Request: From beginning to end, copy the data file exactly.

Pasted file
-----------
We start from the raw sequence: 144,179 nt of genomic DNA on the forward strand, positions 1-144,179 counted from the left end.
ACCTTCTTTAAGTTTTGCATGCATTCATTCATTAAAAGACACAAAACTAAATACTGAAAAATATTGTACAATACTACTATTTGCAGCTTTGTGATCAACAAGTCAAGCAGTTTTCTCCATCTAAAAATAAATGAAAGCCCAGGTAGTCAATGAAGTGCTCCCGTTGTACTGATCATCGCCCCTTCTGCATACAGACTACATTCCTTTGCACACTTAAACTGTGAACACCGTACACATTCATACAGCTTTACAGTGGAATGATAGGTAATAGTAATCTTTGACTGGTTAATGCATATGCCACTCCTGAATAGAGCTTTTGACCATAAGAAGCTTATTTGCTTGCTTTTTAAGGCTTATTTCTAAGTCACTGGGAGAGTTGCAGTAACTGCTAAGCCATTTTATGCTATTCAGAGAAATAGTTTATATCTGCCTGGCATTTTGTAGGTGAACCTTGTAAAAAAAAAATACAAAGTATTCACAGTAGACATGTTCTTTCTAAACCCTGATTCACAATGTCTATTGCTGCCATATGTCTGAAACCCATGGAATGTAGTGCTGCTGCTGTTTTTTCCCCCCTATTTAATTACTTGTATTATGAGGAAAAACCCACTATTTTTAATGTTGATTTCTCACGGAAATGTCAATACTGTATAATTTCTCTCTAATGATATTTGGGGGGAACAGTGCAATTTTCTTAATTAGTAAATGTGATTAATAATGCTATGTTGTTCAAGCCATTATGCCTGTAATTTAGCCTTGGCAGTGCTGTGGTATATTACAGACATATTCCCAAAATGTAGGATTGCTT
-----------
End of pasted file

We start from the raw sequence: 144,179 nt of genomic DNA on the forward strand, positions 1-144,179 counted from the left end.
ACCTTCTTTAAGTTTTGCATGCATTCATTCATTAAAAGACACAAAACTAAATACTGAAAAATATTGTACAATACTACTATTTGCAGCTTTGTGATCAACAAGTCAAGCAGTTTTCTCCATCTAAAAATAAATGAAAGCCCAGGTAGTCAATGAAGTGCTCCCGTTGTACTGATCATCGCCCCTTCTGCATACAGACTACATTCCTTTGCACACTTAAACTGTGAACACCGTACACATTCATACAGCTTTACAGTGGAATGATAGGTAATAGTAATCTTTGACTGGTTAATGCATATGCCACTCCTGAATAGAGCTTTTGACCATAAGAAGCTTATTTGCTTGCTTTTTAAGGCTTATTTCTAAGTCACTGGGAGAGTTGCAGTAACTGCTAAGCCATTTTATGCTATTCAGAGAAATAGTTTATATCTGCCTGGCATTTTGTAGGTGAACCTTGTAAAAAAAAAATACAAAGTATTCACAGTAGACATGTTCTTTCTAAACCCTGATTCACAATGTCTATTGCTGCCATATGTCTGAAACCCATGGAATGTAGTGCTGCTGCTGTTTTTTCCCCCCTATTTAATTACTTGTATTATGAGGAAAAACCCACTATTTTTAATGTTGATTTCTCACGGAAATGTCAATACTGTATAATTTCTCTCTAATGATATTTGGGGGGAACAGTGCAATTTTCTTAATTAGTAAATGTGATTAATAATGCTATGTTGTTCAAGCCATTATGCCTGTAATTTAGCCTTGGCAGTGCTGTGGTATATTACAGACATATTCCCAAAATGTAGGATTGCTT